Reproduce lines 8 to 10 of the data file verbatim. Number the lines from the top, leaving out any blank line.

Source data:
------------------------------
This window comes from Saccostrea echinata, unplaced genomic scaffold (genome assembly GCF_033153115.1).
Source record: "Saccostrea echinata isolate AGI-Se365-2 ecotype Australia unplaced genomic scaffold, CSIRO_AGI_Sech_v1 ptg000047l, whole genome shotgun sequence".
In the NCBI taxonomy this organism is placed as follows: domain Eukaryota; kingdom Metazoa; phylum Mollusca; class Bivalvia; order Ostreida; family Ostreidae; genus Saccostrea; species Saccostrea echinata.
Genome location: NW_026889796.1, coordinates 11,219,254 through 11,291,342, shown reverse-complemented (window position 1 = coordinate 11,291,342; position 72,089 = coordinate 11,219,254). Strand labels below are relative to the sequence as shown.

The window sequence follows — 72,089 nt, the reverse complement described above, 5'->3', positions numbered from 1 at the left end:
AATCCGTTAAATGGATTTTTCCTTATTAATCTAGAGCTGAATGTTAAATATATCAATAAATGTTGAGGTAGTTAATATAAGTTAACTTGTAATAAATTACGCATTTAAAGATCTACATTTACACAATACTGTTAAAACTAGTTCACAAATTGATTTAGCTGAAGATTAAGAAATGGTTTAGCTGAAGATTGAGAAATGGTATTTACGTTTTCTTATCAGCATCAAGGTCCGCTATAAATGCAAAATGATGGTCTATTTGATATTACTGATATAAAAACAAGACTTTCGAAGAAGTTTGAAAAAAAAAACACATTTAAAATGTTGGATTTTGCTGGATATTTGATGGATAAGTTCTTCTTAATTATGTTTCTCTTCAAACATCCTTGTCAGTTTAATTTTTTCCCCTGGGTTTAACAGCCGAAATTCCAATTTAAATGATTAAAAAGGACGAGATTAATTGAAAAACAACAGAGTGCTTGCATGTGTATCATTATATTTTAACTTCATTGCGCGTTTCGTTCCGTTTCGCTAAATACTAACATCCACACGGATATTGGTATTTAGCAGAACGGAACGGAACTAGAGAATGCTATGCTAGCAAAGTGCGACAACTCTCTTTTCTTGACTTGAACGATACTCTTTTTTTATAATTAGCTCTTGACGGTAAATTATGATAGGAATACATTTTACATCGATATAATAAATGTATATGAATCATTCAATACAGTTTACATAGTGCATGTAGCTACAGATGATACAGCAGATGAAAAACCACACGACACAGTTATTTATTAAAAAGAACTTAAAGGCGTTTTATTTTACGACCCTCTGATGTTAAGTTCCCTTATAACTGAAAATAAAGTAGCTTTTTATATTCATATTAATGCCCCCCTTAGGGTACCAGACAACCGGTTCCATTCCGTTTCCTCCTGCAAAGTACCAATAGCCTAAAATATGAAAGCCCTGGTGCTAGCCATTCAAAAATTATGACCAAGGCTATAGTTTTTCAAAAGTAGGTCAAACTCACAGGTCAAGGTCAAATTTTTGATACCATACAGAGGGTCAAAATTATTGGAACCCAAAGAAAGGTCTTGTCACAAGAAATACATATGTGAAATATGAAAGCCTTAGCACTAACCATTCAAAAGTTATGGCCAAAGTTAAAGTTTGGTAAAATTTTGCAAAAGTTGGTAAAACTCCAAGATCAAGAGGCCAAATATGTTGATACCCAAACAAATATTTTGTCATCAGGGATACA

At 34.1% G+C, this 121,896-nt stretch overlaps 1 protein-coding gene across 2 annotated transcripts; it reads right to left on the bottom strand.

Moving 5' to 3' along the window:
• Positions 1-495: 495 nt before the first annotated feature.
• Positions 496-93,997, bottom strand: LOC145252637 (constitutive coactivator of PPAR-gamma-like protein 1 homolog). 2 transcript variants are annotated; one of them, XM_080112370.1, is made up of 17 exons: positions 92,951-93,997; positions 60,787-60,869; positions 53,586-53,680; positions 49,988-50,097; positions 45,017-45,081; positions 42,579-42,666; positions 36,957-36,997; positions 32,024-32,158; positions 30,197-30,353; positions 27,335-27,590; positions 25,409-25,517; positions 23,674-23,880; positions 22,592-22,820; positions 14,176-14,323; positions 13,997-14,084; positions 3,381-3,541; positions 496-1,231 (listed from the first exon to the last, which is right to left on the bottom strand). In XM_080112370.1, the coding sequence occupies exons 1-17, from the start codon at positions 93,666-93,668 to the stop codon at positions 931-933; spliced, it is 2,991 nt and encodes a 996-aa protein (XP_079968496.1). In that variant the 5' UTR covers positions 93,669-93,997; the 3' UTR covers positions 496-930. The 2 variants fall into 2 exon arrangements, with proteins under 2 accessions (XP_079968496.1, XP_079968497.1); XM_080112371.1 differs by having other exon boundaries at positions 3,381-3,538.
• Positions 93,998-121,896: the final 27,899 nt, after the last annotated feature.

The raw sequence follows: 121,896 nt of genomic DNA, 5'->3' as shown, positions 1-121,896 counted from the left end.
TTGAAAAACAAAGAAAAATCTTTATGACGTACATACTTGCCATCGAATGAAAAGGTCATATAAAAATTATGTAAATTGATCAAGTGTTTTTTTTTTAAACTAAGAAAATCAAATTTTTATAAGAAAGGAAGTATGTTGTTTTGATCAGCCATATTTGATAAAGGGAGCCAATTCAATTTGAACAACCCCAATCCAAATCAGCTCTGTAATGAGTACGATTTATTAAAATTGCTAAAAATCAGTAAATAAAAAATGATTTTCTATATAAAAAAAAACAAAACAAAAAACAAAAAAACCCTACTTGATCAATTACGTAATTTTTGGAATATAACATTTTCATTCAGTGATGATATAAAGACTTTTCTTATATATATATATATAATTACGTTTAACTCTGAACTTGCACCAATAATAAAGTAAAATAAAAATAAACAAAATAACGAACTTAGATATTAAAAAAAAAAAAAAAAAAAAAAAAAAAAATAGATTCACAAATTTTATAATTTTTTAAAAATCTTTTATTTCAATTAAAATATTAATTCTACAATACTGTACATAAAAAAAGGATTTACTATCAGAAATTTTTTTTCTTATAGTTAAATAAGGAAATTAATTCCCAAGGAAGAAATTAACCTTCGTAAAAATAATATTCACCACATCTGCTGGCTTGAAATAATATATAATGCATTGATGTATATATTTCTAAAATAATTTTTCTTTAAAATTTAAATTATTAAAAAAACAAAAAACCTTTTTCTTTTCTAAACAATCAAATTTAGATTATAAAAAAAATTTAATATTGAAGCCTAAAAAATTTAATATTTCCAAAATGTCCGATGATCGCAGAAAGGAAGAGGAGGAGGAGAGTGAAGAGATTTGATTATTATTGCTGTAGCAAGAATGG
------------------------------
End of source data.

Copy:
Moving 5' to 3' along the window:
• Positions 1-495: 495 nt before the first annotated feature.
• Positions 496-93,997, bottom strand: LOC145252637 (constitutive coactivator of PPAR-gamma-like protein 1 homolog). 2 transcript variants are annotated; one of them, XM_080112370.1, is made up of 17 exons: positions 92,951-93,997; positions 60,787-60,869; positions 53,586-53,680; positions 49,988-50,097; positions 45,017-45,081; positions 42,579-42,666; positions 36,957-36,997; positions 32,024-32,158; positions 30,197-30,353; positions 27,335-27,590; positions 25,409-25,517; positions 23,674-23,880; positions 22,592-22,820; positions 14,176-14,323; positions 13,997-14,084; positions 3,381-3,541; positions 496-1,231 (listed from the first exon to the last, which is right to left on the bottom strand). In XM_080112370.1, the coding sequence occupies exons 1-17, from the start codon at positions 93,666-93,668 to the stop codon at positions 931-933; spliced, it is 2,991 nt and encodes a 996-aa protein (XP_079968496.1). In that variant the 5' UTR covers positions 93,669-93,997; the 3' UTR covers positions 496-930. The 2 variants fall into 2 exon arrangements, with proteins under 2 accessions (XP_079968496.1, XP_079968497.1); XM_080112371.1 differs by having other exon boundaries at positions 3,381-3,538.